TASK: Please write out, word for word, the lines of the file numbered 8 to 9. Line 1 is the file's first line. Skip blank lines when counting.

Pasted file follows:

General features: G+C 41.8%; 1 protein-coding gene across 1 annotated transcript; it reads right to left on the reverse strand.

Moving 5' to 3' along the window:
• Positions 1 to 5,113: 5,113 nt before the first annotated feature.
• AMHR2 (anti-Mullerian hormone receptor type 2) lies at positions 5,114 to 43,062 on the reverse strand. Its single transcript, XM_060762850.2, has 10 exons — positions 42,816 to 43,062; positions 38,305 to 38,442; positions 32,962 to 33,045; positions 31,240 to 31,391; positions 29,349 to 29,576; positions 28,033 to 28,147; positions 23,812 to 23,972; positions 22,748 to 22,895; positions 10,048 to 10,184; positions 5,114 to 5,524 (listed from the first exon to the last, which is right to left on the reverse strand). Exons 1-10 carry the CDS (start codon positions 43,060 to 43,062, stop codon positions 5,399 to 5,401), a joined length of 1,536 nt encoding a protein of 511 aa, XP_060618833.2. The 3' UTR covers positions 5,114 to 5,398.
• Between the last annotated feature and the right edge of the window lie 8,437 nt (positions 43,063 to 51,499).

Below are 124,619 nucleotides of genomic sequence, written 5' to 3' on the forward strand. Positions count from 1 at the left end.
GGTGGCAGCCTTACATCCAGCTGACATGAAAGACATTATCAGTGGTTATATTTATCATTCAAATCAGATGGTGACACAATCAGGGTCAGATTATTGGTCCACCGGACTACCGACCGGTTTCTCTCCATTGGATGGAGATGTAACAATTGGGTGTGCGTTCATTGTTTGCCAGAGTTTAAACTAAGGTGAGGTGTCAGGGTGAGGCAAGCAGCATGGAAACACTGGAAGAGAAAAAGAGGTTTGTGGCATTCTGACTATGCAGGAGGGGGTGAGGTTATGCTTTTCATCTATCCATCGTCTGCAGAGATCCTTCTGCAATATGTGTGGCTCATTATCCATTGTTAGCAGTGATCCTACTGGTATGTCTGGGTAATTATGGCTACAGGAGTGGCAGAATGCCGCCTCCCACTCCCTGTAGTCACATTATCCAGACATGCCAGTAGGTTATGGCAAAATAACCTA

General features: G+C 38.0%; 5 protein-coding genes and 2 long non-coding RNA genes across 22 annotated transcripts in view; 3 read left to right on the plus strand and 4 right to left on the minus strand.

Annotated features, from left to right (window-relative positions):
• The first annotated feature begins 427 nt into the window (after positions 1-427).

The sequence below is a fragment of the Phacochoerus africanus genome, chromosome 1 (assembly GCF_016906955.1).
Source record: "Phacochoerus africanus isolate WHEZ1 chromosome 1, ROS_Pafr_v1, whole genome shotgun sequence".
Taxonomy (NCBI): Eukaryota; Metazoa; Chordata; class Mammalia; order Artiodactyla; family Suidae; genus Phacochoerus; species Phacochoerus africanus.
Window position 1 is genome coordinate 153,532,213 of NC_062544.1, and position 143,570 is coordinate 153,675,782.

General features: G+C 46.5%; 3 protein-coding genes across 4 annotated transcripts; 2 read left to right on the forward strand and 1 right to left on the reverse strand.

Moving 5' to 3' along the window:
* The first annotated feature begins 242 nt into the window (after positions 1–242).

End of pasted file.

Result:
General features: G+C 38.0%; 5 protein-coding genes and 2 long non-coding RNA genes across 22 annotated transcripts in view; 3 read left to right on the plus strand and 4 right to left on the minus strand.

Annotated features, from left to right (window-relative positions):